Social networks are a reality and have changed the way we communicate with each other. Not only do we pay great attention to our presence in these networks, but we also delegate to them the channel of communication with friends that we do not see often.

Social networks have also changed the travel experience. It’s no longer just the incipient (and annoying) presence of selfie sticks alone. The experience of travelling, always associated with seeing monuments, cultures and cities with your own eyes, seems to be obsolete: now many tourists are limited to seeing reality through the screens of smartphones . Immortalizing the moment through a gadget seems to be more important than discovering it for oneself, with the senses that Mother Nature has endowed us with. It’s travel 2.0., and I’m not talking about walking down Google Street.

Life behind a screen

This is a real shame and many psychologists warn that living life through constant exposure to social networks can lead to quite a few problems in the way we relate to other people. And not only because of the obvious difficulty of establishing conversations and “friendships” through the networks, but also because of the self-esteem problems associated with this dependence on the mobile phone . Dependence that, by the way, is called nomaphobia.

We spend more time thinking about how others perceive us than about living our own adventures and experiences. We check all day to see if we have new notifications on social networks, instead of doing activities that we like and that allow us to meet other people with whom we can do things in real life. We need to feel connected to other people, because it is one of the necessary elements to feel happy, be healthy and live longer, but… are we doing it right?

The 3 ways social networks destroy our relationships

We must regain the ability to relate without the need for a screen in between. Social networks can help us keep in touch with friends who live far away, but that’s all it should be: a support.

We are going to review some ways that new technologies and social networks can diminish the quality of our personal relationships in real life… and some tips to improve the situation.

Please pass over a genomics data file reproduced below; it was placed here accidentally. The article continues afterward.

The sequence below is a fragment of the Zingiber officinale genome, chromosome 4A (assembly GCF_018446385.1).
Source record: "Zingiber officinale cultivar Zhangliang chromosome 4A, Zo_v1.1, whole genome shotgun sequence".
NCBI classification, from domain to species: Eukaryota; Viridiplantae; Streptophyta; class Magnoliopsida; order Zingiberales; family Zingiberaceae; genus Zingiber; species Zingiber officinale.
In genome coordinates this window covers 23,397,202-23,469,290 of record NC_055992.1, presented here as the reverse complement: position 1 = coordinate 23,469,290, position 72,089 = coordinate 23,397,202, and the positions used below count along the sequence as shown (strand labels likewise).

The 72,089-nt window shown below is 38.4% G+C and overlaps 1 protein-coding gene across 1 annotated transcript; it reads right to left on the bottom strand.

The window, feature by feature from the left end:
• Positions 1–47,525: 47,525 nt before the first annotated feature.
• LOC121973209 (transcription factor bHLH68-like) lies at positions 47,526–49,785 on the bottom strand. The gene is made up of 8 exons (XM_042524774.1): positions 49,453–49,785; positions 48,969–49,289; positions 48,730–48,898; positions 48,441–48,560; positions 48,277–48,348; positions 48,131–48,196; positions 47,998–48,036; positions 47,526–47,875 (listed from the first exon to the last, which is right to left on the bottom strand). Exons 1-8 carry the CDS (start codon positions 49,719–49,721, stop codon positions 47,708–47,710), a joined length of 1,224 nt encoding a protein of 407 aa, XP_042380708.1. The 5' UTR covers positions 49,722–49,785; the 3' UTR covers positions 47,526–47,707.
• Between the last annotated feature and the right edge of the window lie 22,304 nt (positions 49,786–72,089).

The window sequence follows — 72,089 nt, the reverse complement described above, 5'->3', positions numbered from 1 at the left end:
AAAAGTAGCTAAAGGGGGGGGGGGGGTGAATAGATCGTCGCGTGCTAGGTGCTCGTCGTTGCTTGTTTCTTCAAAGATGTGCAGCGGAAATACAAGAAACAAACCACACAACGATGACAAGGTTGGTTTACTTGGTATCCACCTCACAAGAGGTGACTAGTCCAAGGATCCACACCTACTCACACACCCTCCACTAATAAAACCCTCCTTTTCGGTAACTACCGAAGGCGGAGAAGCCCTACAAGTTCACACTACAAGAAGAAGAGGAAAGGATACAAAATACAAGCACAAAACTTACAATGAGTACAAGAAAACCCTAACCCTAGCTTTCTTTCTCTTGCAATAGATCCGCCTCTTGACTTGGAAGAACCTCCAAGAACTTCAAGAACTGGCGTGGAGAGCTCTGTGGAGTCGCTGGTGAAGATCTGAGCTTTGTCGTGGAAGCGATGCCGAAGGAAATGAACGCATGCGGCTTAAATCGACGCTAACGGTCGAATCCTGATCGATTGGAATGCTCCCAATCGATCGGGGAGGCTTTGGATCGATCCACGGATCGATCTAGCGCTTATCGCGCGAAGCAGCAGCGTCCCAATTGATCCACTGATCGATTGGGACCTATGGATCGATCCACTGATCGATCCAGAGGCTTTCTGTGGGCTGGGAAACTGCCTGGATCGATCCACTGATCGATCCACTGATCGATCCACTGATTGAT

1. Do you feel like you’re missing something? FOMO syndrome

What is it that really attracts us to social media? Sharing moments. In the form of photography, video, status, joke… but sharing moments with others. But although this sounds very nice, the truth is that many people live so attentive to social networks that they end up missing those unique moments, in the eagerness to take a picture or to explain it to their contacts.

We are denying ourselves the possibility of experiencing happiness and special moments just because of the narcissistic need to show the public how happy we are or the very interesting life we have. Moreover, we live subject to positive reinforcement, in the form of likes and comments, which aggravates the problem.

This is one of the problems, but it’s not the only one. In fact, we are already starting to talk about the existence of FOMO syndrome, whose affected people have the bad feeling of “missing something”. It is a situation of permanent anguish, which does not allow us to enjoy the day-to-day and personal relationships in the flesh.

More about FOMO syndrome: “FOMO syndrome: feeling that others’ lives are more interesting”

2. Addiction and self-absorption: Nomaphobia

There’s a fine line between pleasure and addictive behavior. When we start using social networks, unconsciously, we may use them as a way to get validation from our contacts , and this may cause us to enter into a negative dynamic.

The brain regions that regulate the sensation of pleasure reward us positively in the face of novelty, and it goes without saying that social networks bombard us with thousands of pure news items: new posts, new images, new news, every second that passes.

It is ironic that a tool that has been designed to connect us with other people makes us feel isolated and obsessed by the image we are offering. Addiction to social networks also comes hand in hand with anxiety and, in serious cases, depressive conditions.

When we spend a few days on the beach, our main motivation should be to enjoy those moments of relaxation, and not be aware of the source of pleasure that we generate social networks through the photos and comments that we publish.

3. Social networks and happy social relationships: can they coexist?

A recent investigation showed that the mere presence of a smartphone in the context of a conversation between two people (face to face) interferes with the feeling of intimacy , connection and the quality of communication. Almost nothing.

We are social beings and we need to be in contact with other people. When we interact with someone in real life, we understand their emotions and feelings and exchange other information beyond the strictly verbal. If technological devices get our conversations, we are likely to become desensitized and our ability to empathize with other people will gradually diminish, and so will our ability to genuinely connect with others. Although social networks were designed to connect us to each other, they may be taking us away from perceiving the needs and thoughts of the people around us, and this is jeopardizing the quality of communication and ultimately, social and family relationships.

Social networks and happiness

Actually, we should try to make a very simple reflection: does being permanently connected to social networks make us live magical moments? Your answer will probably be no. We must learn to live the moment without the intermediation of public exposure. Let’s not make our life a kind of Truman Show .